My wife and I owned a Catalina 34 for about 10 years, and we used it to cruise a lot around Southern California, and eventually took a year long trip with it from California, down through Panama, and up to Florida. We sold that boat, had some kids, and moved to Virginia. I started thinking about trailer sailing, and how that would allow me to explore different areas. I like building things, and have a small garage, so I got some plans off the internet for a 12 foot cedar strip dinghy sailboat. It was fun to build and pretty, but with a round bottom it was not very stable when the wind picked up, so I experimented with adding some outriggers. That dramatically improved stability, but it was still not very fast. But I started to think more about multi-hulls at that point, and spent some time surfing the net to see what was out there.
My criteria was that it be something I could build myself at a reasonable cost, be easily trailerable, and be fast, fun, comfortable, and hopefully dry. Also it had to look good, not clunky. And ideally I wanted a new design, something a little unique that hopefully capitalized on experience from older designs.
So when I read the design criteria for the W17, I was immediately struck that Mike's design goals closely matched my own desires. As far as aesthetics, I really liked the look of the curved arms (akas). That was a big selling point for me. The fact that Mike throws in plans for a wing mast was also a big plus. I didn't see that option with other designs.
My plans for the boat are primarily day sailing with friends and family. I want to trailer it when we go on vacations to add to the fun. Right now I'm thinking a lot about the coast of Maine, as well as the Chesapeake Bay area where I now live, with some trips down to North Carolina's outer banks. I'm also starting to think more about some overnight adventure trips. With some planning, I think this could be a lot of fun.
I grew up less than 10 miles from Damariscotta, Maine, so that is still our usual destination when we head north in the summer. When I recently saw the web site for the island trail association (www.mita.org) that really got me thinking what a great area to explore in a W17.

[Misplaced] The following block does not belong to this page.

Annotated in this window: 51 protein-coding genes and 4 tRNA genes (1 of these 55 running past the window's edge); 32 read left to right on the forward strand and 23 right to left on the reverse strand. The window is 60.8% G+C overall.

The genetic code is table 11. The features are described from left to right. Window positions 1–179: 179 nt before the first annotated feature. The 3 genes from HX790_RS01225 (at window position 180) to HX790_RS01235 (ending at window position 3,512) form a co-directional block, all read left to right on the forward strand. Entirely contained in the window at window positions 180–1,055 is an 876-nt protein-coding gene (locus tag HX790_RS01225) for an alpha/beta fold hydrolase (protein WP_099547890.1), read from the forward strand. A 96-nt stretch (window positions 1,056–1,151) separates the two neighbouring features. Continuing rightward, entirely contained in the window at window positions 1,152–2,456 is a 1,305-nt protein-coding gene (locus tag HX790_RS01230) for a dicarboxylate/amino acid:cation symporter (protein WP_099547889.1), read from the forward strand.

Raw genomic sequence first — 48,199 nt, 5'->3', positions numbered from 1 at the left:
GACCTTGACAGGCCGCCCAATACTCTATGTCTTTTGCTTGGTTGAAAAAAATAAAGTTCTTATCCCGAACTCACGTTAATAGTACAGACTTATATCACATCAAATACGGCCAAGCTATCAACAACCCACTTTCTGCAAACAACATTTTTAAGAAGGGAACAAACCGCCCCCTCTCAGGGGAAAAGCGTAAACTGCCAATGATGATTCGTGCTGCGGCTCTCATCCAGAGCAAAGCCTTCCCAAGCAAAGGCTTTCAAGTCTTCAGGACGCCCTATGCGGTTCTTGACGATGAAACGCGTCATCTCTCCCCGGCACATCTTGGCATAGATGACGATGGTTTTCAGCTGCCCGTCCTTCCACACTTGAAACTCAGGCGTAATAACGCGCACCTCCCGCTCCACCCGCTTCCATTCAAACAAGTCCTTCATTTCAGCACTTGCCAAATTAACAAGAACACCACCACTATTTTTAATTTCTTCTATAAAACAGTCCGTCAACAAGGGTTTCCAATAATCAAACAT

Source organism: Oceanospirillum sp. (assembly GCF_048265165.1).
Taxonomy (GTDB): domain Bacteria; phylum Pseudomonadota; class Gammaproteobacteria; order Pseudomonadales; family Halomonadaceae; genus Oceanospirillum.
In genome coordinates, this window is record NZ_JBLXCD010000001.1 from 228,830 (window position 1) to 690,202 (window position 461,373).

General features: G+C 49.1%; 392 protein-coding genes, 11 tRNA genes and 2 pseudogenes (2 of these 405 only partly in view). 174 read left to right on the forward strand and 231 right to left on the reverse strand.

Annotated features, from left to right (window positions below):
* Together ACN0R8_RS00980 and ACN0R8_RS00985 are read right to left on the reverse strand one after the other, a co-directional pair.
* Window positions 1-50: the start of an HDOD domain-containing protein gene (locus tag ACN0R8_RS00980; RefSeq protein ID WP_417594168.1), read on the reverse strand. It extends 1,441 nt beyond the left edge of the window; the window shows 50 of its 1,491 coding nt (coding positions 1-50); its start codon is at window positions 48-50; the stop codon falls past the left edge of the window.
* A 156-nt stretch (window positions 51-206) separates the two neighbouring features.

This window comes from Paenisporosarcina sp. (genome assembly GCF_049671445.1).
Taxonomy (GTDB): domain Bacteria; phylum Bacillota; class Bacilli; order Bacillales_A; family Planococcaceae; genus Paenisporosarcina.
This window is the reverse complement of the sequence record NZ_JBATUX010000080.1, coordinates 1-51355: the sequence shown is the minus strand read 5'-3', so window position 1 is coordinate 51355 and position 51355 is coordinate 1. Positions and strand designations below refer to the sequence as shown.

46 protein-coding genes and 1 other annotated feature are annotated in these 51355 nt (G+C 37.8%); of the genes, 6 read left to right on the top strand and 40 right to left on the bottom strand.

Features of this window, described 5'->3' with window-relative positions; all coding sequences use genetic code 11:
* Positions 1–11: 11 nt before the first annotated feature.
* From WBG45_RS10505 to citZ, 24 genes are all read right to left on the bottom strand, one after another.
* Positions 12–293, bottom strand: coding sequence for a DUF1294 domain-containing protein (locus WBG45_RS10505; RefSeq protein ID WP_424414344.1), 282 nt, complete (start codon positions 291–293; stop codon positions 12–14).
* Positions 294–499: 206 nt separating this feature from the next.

Right now, Mike is helping me find the fittings I need and I will soon be adding the steel latches and getting the main beams mounted, ready for the exciting part of attaching the amas, when one can really appreciate the size of this boat.
I hope to be able to add more to this write-up later once the boat is afloat.
Gary Bailey, Virginia, USA
Hi Mike, here's an update:
The main hull and beams are complete and I have all the bulkheads, sides, decks, bottoms and stringers built for my two akas. The first one is setup on my build table, and last night I tried positioning each of the sides against the bulkheads to see how things line up.
I have to say, you did a great job in laying out this design. They fit beautifully, and will need only a small amount of trimming. Very nice :)
Hope we will see sailing pictures of your boat pretty soon :)
Gary finished his boat in 2014 and even trailed it up to sail with Mike a couple of seasons later. He fitted the cruising rig so also built the Waters wood wingmast. He and his very adept daughter also worked out some short cuts to launch the boat in less time and were able to demonstrate a very efficient 'trailer to launch' time close to 30 mins. He now cruises in the Virginia/Maryland area, often with his daughter as a willing crew. He reports being very happy with the boat and hopes to see more boats in his area soon.
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